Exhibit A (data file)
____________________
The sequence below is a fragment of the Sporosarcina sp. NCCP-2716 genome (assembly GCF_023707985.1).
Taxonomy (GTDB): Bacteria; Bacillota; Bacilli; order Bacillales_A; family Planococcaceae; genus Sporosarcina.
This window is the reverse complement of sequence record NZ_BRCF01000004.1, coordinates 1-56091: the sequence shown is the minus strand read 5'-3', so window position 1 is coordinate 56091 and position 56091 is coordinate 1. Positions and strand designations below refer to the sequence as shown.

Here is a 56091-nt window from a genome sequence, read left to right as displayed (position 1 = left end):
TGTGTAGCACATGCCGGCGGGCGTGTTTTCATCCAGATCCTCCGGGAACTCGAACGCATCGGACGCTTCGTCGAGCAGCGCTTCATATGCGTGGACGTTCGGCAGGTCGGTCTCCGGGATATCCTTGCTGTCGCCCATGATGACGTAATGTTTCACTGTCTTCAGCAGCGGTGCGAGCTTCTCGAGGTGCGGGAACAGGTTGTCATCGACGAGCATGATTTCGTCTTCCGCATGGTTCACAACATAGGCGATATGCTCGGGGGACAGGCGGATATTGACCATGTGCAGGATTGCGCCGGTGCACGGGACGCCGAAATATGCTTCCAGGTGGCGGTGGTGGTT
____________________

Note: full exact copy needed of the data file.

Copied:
The sequence below is a fragment of the Sporosarcina sp. NCCP-2716 genome (assembly GCF_023707985.1).
Taxonomy (GTDB): Bacteria; Bacillota; Bacilli; order Bacillales_A; family Planococcaceae; genus Sporosarcina.
This window is the reverse complement of sequence record NZ_BRCF01000004.1, coordinates 1-56091: the sequence shown is the minus strand read 5'-3', so window position 1 is coordinate 56091 and position 56091 is coordinate 1. Positions and strand designations below refer to the sequence as shown.

Here is a 56091-nt window from a genome sequence, read left to right as displayed (position 1 = left end):
TGTGTAGCACATGCCGGCGGGCGTGTTTTCATCCAGATCCTCCGGGAACTCGAACGCATCGGACGCTTCGTCGAGCAGCGCTTCATATGCGTGGACGTTCGGCAGGTCGGTCTCCGGGATATCCTTGCTGTCGCCCATGATGACGTAATGTTTCACTGTCTTCAGCAGCGGTGCGAGCTTCTCGAGGTGCGGGAACAGGTTGTCATCGACGAGCATGATTTCGTCTTCCGCATGGTTCACAACATAGGCGATATGCTCGGGGGACAGGCGGATATTGACCATGTGCAGGATTGCGCCGGTGCACGGGACGCCGAAATATGCTTCCAGGTGGCGGTGGTGGTT